That’s why, regardless of what reusable bag style you chose, they’re all winners. At the end of the day, you’re making the conscious choice to do the right thing, and, at least in Aspen, you might even get a high-five for doing it.

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Lost in the backcountry

Seven locals on Dec. 17 set out in separate parties to the new Opas Taylor Hut. They were the first group to visit the new cabin, which was completed this past fall. The hut is located just south of Taylor Pass about 7 miles outside of Ashcroft in an area known for its avalanche danger.

Two people on snowmobiles and a skier made their way over Taylor Pass, but spent hours trying to find the route to the new hut. As the sun set, the three finally decided to turn around when they realized they wouldn’t be able to find the hut before dark. When the party got back to the trailhead and saw their friends’ cars, they figured the group had made it to the hut so they didn’t call for help.

Meanwhile, a group of skiers and snowboarders had descended from the summit of Taylor Pass and had been looking for the hut for a couple of hours using a handheld GPS. By the time they realized they weren’t going to find it they were too exhausted to make it back up the steep pitch before dark, said Brad Veltman, who was in the group.

“By the time you hike down the bowl, getting back up isn’t an option,” Veltman said. “We were so tired and so dehydrated, there was just no way we were going to be able to get out.”

Another issue was the number of avalanches they were triggering in the area.

“We were breaking off avalanches after the sun set,” Veltman said. “We thought, ‘OK we have to hunker down or we’re going to kill ourselves.’”

The group built a fire and Veltman tried calling 911, but he couldn’t get reception. Another member of the party had an avalanche beacon, but it wasn’t capable of sending an emergency signal to local authorities.

The party spent a cold night outside and were able to make their way back to the trailhead the next day. Veltman considers himself lucky that he survived the event, he said.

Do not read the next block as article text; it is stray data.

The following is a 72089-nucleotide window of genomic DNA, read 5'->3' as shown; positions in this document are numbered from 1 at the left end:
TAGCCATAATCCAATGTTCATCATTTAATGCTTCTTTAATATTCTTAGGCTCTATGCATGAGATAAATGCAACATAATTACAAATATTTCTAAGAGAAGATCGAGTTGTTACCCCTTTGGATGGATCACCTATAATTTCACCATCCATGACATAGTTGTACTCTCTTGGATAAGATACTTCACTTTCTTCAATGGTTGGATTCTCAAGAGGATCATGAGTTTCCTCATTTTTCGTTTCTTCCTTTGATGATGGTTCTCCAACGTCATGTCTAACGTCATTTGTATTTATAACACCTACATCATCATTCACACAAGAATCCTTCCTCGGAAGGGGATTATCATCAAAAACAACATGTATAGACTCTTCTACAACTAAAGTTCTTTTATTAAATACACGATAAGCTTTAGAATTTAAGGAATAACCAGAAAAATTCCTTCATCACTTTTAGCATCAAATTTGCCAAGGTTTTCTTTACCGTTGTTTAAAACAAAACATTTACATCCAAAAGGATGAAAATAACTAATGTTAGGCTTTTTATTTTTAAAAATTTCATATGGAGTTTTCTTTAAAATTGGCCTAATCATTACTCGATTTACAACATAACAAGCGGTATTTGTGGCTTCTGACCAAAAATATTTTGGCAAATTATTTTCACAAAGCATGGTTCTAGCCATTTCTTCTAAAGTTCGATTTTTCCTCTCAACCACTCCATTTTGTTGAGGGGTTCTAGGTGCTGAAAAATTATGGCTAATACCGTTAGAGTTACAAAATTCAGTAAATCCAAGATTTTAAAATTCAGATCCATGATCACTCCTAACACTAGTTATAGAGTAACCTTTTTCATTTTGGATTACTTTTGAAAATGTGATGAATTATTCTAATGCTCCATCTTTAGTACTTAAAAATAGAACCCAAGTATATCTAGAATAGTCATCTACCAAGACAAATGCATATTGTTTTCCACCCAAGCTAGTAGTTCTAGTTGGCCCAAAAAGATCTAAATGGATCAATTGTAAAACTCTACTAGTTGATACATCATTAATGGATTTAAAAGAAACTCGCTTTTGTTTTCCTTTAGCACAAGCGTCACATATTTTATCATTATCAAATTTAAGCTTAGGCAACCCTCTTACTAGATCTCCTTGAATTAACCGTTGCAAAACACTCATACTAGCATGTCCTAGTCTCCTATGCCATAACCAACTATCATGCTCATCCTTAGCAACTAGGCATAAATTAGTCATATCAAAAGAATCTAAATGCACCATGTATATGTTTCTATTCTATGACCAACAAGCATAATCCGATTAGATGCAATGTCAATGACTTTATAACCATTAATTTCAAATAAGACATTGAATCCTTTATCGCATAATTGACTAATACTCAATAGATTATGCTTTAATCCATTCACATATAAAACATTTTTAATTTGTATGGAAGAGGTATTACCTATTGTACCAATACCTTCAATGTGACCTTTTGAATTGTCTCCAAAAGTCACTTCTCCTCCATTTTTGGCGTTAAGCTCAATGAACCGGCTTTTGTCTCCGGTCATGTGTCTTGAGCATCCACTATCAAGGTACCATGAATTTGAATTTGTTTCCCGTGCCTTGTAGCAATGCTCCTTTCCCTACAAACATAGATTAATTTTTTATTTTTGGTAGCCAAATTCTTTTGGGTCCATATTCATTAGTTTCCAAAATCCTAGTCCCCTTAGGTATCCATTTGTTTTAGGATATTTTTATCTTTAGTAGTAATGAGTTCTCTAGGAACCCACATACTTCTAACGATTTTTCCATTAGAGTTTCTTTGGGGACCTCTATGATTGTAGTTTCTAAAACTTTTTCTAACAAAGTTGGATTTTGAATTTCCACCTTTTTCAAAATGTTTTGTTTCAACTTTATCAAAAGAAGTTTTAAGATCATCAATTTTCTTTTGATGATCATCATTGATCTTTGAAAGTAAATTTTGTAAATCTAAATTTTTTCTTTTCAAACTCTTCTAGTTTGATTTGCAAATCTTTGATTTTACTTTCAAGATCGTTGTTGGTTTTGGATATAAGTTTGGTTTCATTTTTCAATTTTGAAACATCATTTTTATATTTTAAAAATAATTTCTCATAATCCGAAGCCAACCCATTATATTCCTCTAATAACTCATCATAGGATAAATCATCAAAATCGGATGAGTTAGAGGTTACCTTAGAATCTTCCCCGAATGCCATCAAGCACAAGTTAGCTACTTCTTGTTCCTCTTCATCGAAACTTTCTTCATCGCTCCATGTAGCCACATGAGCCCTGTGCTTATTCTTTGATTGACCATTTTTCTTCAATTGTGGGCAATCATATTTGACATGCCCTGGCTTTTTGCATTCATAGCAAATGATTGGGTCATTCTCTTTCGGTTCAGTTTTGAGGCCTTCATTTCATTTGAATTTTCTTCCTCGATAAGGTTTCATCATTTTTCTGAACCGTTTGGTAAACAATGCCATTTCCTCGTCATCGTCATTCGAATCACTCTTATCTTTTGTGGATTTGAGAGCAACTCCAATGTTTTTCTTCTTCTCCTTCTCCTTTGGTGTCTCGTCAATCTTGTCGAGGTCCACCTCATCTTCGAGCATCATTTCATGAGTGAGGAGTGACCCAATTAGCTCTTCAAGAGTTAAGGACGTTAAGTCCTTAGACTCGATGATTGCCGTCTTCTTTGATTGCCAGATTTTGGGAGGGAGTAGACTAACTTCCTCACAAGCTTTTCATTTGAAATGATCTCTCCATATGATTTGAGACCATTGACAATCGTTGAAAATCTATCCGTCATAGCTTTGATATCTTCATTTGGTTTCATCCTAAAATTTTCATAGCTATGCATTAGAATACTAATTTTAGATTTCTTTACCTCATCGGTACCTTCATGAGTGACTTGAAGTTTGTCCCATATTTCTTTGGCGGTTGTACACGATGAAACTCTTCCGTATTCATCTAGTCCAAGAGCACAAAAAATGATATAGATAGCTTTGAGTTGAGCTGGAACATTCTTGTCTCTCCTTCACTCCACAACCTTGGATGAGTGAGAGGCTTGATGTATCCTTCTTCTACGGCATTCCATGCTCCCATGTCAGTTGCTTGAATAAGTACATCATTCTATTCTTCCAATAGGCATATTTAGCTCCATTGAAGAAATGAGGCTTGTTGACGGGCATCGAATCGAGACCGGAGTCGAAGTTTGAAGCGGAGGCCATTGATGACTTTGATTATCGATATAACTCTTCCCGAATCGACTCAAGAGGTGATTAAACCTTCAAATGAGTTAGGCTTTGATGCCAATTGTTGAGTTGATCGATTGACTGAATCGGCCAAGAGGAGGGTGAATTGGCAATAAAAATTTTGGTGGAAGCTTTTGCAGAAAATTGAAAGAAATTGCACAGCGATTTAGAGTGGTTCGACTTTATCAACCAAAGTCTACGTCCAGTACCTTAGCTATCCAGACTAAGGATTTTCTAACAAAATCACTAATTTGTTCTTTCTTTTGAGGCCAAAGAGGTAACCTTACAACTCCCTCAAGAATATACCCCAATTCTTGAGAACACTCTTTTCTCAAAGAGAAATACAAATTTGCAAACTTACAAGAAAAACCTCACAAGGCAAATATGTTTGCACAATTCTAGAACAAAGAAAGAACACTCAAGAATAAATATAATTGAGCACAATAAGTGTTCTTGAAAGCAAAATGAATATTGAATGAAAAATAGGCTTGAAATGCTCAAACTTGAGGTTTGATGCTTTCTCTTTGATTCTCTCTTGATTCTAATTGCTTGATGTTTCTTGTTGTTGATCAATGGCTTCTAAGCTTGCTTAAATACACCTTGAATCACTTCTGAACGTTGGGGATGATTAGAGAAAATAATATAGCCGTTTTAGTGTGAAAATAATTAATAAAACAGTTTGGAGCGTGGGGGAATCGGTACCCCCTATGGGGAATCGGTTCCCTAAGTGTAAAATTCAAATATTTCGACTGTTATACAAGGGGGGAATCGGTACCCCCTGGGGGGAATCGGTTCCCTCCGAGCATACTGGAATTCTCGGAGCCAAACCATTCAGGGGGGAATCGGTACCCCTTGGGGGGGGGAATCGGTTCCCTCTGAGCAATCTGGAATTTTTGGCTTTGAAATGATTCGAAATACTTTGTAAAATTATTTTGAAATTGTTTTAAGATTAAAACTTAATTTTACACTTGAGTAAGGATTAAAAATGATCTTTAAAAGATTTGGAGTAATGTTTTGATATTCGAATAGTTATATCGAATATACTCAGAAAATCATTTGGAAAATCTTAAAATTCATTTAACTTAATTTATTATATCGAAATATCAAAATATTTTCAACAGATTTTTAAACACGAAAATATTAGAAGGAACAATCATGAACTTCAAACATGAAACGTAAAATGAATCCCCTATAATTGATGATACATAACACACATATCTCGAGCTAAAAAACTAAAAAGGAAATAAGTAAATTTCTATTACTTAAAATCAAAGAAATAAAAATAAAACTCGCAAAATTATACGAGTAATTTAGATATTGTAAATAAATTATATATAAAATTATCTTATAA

When he got into town, Veltman called the 10th Mountain Division to complain about the lack of markers and signs to the hut. Because it is new, no one knows how to get there and there are no discussions online about the best and safest path to the hut, he said. A trail to the hut essentially doesn’t exist and there are no signs at the top of Taylor Pass indicating which direction the hut is located. It’s only a matter of time before someone dies trying to find it, he argued.

Veltman’s call was passed around to multiple people at the 10th Mountain Division, and one employee agreed that the hut was hard to find and expressed concerns about its safety, Veltman said. Others were less sympathetic.

“The other guys said that it was pretty much our fault and that they could have found [the hut] with a paper map and a compass,” Veltman said.

Veltman said he suspects the organization isn’t marking the trail because of liability issues. If they mark the trail and somebody ends up dying from an avalanche, the organization doesn’t want to get sued, Veltman said.

A diamond marks the spot

There are two philosophies about posting signs on the hut system’s trails. Some people believe that the trails should have minimal markers because they run through wilderness areas. Others believe that every trail should be marked clearly in favor of safety, said Hugh Zuker, president of Mountain Rescue Aspen (MRA), a nonprofit that operates as an arm of the Pitkin County Sheriff’s Office for backcountry rescues and recoveries.

The 10th Mountain Division’s website has a brief warning to people that routes to the Opas Taylor Hut are not marked or maintained and it is located in an area with high risks of avalanche.

“The route into Opas Hut in particular presents serious route finding and terrain challenges and should only be attempted by experienced backcountry travelers,” the website says. Zuker admitted that MRA was concerned about the new hut’s location and the lack of knowledge about how to get to it safely.

There are 33 huts across four systems that are funded by a range of nonprofits and private owners. The 10th Mountain Division, a nonprofit founded by renowned architect Fritz Benedict in 1981, owns the largest system with 20 different cabins all on U.S. Forest Service land. After seeing it work in Europe, Benedict came up with the idea of a system of huts between Edwards and Aspen that would offer shelter, beds and cooking essentials to backcountry travelers.